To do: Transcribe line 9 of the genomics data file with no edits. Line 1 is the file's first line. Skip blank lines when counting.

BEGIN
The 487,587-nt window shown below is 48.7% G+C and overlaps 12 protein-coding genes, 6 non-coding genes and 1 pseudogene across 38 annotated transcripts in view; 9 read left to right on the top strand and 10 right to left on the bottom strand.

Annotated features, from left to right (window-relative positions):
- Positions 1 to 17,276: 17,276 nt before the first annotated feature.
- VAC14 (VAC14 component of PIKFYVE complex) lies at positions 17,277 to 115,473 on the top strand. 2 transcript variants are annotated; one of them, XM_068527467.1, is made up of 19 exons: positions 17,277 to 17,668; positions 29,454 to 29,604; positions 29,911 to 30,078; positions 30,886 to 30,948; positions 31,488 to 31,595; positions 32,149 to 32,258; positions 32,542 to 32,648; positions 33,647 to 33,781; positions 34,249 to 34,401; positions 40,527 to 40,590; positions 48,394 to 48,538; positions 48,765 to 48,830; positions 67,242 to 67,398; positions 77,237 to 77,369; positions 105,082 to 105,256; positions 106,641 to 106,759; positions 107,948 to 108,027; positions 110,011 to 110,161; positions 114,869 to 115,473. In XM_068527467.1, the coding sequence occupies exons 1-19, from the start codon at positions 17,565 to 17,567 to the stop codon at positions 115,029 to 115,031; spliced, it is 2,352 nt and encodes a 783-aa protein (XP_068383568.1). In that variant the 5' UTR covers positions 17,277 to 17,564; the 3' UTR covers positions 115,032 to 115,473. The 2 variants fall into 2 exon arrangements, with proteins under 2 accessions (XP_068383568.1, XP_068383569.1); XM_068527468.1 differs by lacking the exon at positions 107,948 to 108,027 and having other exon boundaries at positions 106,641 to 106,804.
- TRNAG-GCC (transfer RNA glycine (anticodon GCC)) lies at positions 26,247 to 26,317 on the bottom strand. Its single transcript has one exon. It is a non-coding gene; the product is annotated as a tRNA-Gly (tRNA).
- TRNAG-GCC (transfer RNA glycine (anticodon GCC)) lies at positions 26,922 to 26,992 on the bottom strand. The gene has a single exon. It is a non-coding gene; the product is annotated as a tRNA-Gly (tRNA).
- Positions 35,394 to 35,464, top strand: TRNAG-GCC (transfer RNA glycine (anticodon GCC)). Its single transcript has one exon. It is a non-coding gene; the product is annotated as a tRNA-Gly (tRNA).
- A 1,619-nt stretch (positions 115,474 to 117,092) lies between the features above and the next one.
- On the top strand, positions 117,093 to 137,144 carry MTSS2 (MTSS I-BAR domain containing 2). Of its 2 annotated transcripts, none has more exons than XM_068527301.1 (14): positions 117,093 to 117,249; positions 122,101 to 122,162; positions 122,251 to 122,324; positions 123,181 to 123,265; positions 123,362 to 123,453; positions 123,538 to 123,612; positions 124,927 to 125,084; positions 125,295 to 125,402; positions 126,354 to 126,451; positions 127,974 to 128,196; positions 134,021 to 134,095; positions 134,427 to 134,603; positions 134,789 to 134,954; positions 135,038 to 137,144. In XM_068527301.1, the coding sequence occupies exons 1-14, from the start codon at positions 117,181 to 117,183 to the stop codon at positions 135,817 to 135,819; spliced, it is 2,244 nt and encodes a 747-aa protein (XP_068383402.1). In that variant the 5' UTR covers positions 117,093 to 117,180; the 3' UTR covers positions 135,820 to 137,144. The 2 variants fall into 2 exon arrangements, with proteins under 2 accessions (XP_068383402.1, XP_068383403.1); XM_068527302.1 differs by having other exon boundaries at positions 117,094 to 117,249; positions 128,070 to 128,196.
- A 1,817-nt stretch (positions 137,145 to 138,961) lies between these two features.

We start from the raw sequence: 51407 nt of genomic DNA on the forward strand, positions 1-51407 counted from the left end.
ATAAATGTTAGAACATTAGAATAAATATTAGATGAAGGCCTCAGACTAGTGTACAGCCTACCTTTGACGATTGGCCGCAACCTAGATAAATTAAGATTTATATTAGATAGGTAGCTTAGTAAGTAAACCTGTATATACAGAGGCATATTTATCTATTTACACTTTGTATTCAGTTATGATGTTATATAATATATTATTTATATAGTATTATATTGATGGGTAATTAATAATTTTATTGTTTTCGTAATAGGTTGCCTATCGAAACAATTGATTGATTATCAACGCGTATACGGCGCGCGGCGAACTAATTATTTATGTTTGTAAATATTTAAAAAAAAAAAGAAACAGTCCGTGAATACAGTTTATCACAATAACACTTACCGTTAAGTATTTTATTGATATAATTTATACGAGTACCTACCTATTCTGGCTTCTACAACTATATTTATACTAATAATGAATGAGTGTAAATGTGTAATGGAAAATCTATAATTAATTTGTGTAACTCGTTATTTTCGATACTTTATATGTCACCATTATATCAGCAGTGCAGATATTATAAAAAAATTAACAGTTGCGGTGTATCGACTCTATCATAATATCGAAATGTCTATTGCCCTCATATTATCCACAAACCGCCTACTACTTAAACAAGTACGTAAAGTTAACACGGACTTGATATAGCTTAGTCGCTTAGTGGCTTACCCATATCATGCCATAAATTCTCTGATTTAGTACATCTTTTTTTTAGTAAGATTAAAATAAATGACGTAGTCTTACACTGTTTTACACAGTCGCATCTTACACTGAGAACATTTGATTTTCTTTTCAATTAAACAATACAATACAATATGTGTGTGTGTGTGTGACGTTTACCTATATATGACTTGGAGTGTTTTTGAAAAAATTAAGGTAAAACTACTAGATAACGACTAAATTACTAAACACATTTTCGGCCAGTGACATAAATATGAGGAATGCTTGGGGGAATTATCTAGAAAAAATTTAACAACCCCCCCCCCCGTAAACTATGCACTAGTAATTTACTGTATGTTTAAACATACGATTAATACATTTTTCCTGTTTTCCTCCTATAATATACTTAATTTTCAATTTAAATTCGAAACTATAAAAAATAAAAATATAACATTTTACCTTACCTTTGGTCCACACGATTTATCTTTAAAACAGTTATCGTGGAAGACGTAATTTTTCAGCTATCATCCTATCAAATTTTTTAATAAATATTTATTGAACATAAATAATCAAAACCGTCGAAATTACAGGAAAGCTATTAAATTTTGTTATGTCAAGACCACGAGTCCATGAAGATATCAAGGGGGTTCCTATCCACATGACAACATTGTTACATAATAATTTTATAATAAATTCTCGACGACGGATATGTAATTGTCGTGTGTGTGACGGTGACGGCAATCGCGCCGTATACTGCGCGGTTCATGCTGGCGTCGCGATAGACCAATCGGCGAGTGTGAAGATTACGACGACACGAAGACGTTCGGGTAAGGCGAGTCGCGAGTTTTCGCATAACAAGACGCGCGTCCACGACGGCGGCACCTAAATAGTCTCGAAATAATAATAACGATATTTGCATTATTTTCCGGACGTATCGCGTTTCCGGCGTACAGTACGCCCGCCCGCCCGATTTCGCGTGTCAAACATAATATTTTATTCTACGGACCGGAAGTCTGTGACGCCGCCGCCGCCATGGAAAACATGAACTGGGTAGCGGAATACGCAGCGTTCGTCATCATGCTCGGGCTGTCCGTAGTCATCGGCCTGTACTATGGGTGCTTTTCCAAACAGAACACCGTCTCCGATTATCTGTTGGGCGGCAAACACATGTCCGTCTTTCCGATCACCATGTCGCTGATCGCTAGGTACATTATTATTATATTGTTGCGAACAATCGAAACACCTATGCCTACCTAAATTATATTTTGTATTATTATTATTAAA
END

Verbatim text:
- On the top strand, positions 117,093 to 137,144 carry MTSS2 (MTSS I-BAR domain containing 2). Of its 2 annotated transcripts, none has more exons than XM_068527301.1 (14): positions 117,093 to 117,249; positions 122,101 to 122,162; positions 122,251 to 122,324; positions 123,181 to 123,265; positions 123,362 to 123,453; positions 123,538 to 123,612; positions 124,927 to 125,084; positions 125,295 to 125,402; positions 126,354 to 126,451; positions 127,974 to 128,196; positions 134,021 to 134,095; positions 134,427 to 134,603; positions 134,789 to 134,954; positions 135,038 to 137,144. In XM_068527301.1, the coding sequence occupies exons 1-14, from the start codon at positions 117,181 to 117,183 to the stop codon at positions 135,817 to 135,819; spliced, it is 2,244 nt and encodes a 747-aa protein (XP_068383402.1). In that variant the 5' UTR covers positions 117,093 to 117,180; the 3' UTR covers positions 135,820 to 137,144. The 2 variants fall into 2 exon arrangements, with proteins under 2 accessions (XP_068383402.1, XP_068383403.1); XM_068527302.1 differs by having other exon boundaries at positions 117,094 to 117,249; positions 128,070 to 128,196.